Keywords: Activities of daily living, Disability, Elderly, Functional disability, Older persons, Rural


How to cite this article:
Gupta P, Mani K, Rai SK, Nongkynrih B, Gupta SK. Functional disability among elderly persons in a rural area of Haryana. Indian J Public Health 2014;58:11-6

How to cite this URL:
Gupta P, Mani K, Rai SK, Nongkynrih B, Gupta SK. Functional disability among elderly persons in a rural area of Haryana. Indian J Public Health [serial online] 2014 [cited 2018 Aug 16];58:11-6. Available from: http://www.ijph.in/text.asp?2014/58/1/11/128155


   Introduction Top


Elderly population, in India as well as world-wide, is increasing rapidly over the years. The proportion of world's elderly population will double from 11% to 22%, between 2000 and 2050. The number of people aged 60 years and above is expected to increase from 605 million in the year 2000, to 2 billion in 2050. [1] In India, the proportion of elderly was 8% in 2012, which is expected to increase to 19% in 2050. [2]

Elderly persons, being one of the most vulnerable groups of the society have more chances of chronic disease, infections, as well as disabilities. Disability has been defined as a restriction or lack of ability to perform an activity in the manner or within the range considered normal for a human being. [3] It reflects how well an individual is able to function in general areas of life. Disability in elderly can be grouped in three large groups. First - who can manage in their daily activities with the help of mechanical devices. Second - who have multiple health problems and severe limitations in mental and/or physical functioning who require very intensive levels of care. Third-in between above two groups, they are functionally disabled in one or two ADLs, or have mild cognitive impairments. [4] Magnitude of disability has become an important indicator in measuring disease burden along with morbidity and mortality rates.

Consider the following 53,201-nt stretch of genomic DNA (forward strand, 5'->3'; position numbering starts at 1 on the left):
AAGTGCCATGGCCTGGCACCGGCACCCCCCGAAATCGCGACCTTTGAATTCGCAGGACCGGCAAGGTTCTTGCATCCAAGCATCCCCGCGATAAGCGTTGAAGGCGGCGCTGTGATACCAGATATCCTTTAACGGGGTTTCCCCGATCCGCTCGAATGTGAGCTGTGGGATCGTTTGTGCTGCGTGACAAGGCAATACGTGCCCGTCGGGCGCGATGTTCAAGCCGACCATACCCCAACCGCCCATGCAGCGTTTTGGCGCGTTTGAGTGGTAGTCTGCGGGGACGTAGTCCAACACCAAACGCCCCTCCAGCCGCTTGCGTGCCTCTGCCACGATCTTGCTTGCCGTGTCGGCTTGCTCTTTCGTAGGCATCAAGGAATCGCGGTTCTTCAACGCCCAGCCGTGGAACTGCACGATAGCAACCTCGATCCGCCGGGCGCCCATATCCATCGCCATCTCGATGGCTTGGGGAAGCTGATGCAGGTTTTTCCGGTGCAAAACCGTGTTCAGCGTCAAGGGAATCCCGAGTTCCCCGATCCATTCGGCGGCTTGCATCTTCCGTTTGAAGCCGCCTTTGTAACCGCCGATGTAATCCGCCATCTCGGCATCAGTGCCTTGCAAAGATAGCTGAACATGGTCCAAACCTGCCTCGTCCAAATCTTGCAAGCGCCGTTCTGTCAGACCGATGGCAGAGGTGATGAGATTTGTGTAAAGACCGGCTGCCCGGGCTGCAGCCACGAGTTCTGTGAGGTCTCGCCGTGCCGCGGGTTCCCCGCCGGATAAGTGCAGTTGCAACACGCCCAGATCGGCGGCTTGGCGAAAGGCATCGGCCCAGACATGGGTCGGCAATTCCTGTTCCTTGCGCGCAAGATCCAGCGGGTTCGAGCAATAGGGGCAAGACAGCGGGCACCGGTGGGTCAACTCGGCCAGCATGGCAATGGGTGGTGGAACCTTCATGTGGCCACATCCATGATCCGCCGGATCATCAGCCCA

Although elderly persons may have chronic diseases that may not be amenable to cure, their functional disabilities, if recognized at an early stage, can often be improved greatly. Planning and delivery of health care services in this area would require information on the magnitude of the problem in the community. Hence, it would be useful to estimate the burden of functional disability among the elderly persons in a rural area.